380. Subsection (2) ensures that a recognition order must include a sufficient description of the arrangements that constitute the inter-bank payment system.
381. The Bank of England has a central role in relation to certain payment systems. In particular, it operates the Real Time Gross Settlement System and it acts as an infrastructure provider in relation to CHAPS. It is possible that in some circumstances, the Bank of England could step in and provide payment system services. In such circumstances, the Bank of England as overseer will not have to use its formal powers to oversee itself. Subsection (3) provides that a system operated solely by the Bank of England is not to be recognised.
382. Subsection (1) provides that the Treasury may make a recognition order only if it is satisfied that any deficiencies in the design of the system, or any disruption of its operation, would be likely to have consequences of a systemic nature or could have serious consequences for business or other interests throughout the United Kingdom. A payment system would be of systemic importance if a failure that affected the payment system could threaten the stability of or confidence in the UK financial system, for example by creating disruption, increasing the risk of such disruption or worsening the effect of any disruption.
383. Subsection (2) stipulates the considerations that the Treasury must have regard to when deciding whether to make a recognition order in relation to an inter-bank payment system; such as the volume and value of the transactions processed (or potentially processed) by the system (see subsection (2)(a)), the nature of these transactions (see subsection (2)(b)), the availability of alternative systems that could handle the transaction in the case of a system failure (see subsection (2)(c)), the relationship of the system with other systems (such as interdependence), (see subsection (2)(d)) and whether the Bank of England uses the system in its role as a monetary authority (see subsection (2)(e)).
384. This clause sets the procedure for the making of recognition orders. In particular, the Treasury must first consult the Bank of England and the system operator and consider representations made (see subsection (1)). It must also consult the FSA where the operator is or has applied to become a recognised investment exchange, a recognised clearing house or a person holding Part 4 permission under FSMA (see subsection (2)).
385. Subsection (3) allows for information provided by the Bank of England to the Treasury to inform its consideration of whether to recognise a particular payment system.
386. Subsection (1) gives the Treasury the power to revoke a recognition order.
387. Subsection (2) ensures that the Treasury must revoke a recognition order if the criteria under which recognition was made (Clause 171) are no longer met.
388. Subsections (3) and (4) set out the process involved in revoking a recognition order. This involves consultation equivalent to that in the process of making an order.
389. Subsection (5) ensures that if an operator of a recognised payment system requests that its recognition order be revoked, the Treasury must consider the request.
390. Subsection (1) gives the Bank of England the power to publish principles that operators of recognised payment systems must have regard to in the operation of their systems. This formalises an aspect of the existing structure of oversight, under which the Bank of England currently expects payment systems to take account of the Committee on Payment and Settlement Systems Core Principles for Systemically Important Payment Systems. The Bank of England will be able to use this power to reflect principles such as these CPSS principles and establish guidance on the operation of recognised payment systems.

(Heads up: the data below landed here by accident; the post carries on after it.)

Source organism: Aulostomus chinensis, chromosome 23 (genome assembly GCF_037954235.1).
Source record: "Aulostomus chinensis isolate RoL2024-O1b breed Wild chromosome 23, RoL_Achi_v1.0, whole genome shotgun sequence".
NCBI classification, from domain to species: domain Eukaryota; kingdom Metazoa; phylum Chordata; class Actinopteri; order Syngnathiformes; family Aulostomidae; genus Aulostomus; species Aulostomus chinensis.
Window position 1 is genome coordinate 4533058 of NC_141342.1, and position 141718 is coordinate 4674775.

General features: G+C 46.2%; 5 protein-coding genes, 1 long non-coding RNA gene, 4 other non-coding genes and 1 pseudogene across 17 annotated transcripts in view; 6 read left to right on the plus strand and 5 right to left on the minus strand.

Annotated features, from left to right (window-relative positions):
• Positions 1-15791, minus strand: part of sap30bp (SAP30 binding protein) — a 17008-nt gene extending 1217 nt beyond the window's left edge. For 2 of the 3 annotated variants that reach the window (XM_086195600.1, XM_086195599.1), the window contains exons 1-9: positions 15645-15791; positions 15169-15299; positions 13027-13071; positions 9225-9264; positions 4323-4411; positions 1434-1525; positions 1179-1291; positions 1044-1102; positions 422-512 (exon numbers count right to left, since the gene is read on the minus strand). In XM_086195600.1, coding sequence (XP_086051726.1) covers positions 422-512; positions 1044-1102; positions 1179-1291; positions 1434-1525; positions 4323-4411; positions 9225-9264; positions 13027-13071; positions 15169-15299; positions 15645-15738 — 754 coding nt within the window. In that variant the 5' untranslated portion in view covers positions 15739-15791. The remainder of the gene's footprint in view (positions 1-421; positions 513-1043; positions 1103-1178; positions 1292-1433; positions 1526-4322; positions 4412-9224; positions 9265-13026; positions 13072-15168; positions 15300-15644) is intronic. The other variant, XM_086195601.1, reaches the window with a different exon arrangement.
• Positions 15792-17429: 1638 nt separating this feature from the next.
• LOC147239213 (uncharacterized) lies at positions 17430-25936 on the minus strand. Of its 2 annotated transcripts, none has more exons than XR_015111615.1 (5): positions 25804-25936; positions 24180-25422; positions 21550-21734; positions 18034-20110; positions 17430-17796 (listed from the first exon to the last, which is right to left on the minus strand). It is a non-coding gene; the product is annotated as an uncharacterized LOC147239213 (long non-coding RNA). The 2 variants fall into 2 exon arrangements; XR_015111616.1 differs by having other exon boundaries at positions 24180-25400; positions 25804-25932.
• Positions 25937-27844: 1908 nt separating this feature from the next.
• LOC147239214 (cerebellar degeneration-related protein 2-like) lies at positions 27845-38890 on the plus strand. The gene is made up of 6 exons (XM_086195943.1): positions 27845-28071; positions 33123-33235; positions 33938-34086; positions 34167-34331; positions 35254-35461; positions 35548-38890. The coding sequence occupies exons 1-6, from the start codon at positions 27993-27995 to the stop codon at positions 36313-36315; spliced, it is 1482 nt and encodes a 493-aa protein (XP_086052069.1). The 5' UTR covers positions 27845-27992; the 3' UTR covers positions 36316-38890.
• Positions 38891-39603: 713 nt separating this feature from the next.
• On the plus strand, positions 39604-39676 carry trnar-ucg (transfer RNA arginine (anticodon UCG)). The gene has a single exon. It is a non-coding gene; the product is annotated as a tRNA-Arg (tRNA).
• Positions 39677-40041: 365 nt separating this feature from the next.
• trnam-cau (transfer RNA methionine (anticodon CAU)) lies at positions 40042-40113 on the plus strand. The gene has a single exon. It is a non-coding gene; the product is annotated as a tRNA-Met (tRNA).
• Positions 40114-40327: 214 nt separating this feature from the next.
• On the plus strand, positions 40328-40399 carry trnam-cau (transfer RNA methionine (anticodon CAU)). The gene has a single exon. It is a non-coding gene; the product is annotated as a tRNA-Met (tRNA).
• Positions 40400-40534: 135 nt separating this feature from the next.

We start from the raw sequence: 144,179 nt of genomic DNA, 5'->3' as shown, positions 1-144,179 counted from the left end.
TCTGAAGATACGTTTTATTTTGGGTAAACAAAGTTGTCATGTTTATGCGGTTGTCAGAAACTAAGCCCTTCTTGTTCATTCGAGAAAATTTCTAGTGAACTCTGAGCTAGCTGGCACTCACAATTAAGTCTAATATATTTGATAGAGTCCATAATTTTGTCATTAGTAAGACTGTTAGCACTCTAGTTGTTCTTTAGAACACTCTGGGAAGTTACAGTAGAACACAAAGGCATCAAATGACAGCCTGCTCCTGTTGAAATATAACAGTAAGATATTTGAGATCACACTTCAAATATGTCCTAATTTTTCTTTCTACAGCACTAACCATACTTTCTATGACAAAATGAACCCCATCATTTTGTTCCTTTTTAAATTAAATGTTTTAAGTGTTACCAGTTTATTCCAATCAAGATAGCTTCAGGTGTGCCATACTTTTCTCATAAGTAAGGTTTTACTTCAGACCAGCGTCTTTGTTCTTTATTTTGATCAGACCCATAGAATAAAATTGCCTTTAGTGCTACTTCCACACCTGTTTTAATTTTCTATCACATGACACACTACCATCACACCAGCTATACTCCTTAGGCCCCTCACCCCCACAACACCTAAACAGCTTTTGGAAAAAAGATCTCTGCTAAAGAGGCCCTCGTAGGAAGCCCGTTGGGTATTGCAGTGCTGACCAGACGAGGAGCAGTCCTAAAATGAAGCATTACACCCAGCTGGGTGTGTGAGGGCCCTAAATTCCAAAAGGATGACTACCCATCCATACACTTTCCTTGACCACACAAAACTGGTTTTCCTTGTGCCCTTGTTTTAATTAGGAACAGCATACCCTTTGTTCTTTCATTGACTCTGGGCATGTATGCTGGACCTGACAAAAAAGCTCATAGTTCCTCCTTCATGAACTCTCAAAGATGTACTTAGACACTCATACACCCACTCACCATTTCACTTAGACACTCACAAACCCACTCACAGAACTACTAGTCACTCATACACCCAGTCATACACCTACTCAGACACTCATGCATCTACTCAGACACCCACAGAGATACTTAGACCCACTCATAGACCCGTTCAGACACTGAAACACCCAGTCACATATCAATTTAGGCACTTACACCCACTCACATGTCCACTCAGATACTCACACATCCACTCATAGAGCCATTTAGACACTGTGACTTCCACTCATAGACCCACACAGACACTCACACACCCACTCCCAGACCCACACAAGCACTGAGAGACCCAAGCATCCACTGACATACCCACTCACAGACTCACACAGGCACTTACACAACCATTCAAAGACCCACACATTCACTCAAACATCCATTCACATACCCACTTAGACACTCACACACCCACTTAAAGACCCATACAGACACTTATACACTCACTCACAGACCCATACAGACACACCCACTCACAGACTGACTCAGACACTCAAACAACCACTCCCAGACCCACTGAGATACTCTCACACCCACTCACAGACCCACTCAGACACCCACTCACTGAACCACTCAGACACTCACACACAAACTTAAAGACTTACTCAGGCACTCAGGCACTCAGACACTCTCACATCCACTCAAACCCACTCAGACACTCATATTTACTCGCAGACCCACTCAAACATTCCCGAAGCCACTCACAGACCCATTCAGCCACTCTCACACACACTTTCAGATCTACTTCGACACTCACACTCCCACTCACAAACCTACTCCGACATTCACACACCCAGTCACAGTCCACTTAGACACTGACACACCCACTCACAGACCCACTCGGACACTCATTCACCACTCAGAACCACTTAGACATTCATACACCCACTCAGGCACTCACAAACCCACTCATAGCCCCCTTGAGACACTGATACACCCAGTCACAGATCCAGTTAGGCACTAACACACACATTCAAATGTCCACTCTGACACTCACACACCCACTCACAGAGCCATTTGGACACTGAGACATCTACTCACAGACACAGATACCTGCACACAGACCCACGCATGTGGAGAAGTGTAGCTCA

391. The publication of such principles must first be agreed by the Treasury (see subsection (2)).
392. This clause gives the Bank of England the power to publish codes of practice for recognised payment systems.
393. Payment systems operate by way of rules for their members. This clause gives the Bank of England power to require the operator of a recognised inter-bank payment system to establish or change rules, to notify the Bank of changes and not to make changes without the approval of the Bank.
394. This clause gives the Bank of England power to give directions to the operator of a recognised inter bank payment system (See subsection (1)). This may include requiring or prohibiting the taking of certain actions in relation to the system or setting standards to be met in the operation of the system (See subsection (2)).
395. This clause ensures that the Bank of England, when exercising its powers under this Part, has regard to the powers of the FSA for taking action, so as not to have a duplication of regulation.
396. This clause gives the Bank of England the power to appoint inspectors, whose role it is to inspect the operation of an inter-bank payment system (See subsection (1)). This inspector could be a representative of the Bank of England or could be an independent appointee.
397. Subsection (2) requires the co-operation of the operator of the inter-bank payment system with an inspector, including granting access to the premises on or from which a payment system is operated.
398. This clause provides that an inspector may apply for a warrant for the inspector or a constable to enter premises from which any part of a recognised payment system is operated. The application is to a justice of the peace, who can issue the warrant only if certain conditions are fulfilled. These are set out in subsections (2), (3), (4) and (5):
399. Subsection (6) provides for the warrant to allow the inspector or constable to enter the premises, to search and take possession of relevant documents or information, take copies and require explanation of documents or information, and for a constable to use reasonable force.
400. Subsection (7) incorporates sections 15(5) to (8) and 16 of the Police and Criminal Evidence Act 1984 that allows a warrant to authorise persons to accompany the constable executing it and for that person to have the same powers as the constable in relation to the warrant.
401. Subsection (1) enables the Bank of England to require that the operator of an inter-bank payment system must appoint an expert to provide a report on the effectiveness of the systems and management of the payment system and those of any connected infrastructure provider.
402. Subsection (2) specifies that the Bank of England can only impose this requirement to occasions where the Bank thinks that the operator is not adhering sufficiently to the principles (as set out in clause 174), or where the operator is failing to comply with a code of practice (as set out in clause 175), or where the Bank of England feels that such a report is necessary to help it carry out its functions in accordance with this Part.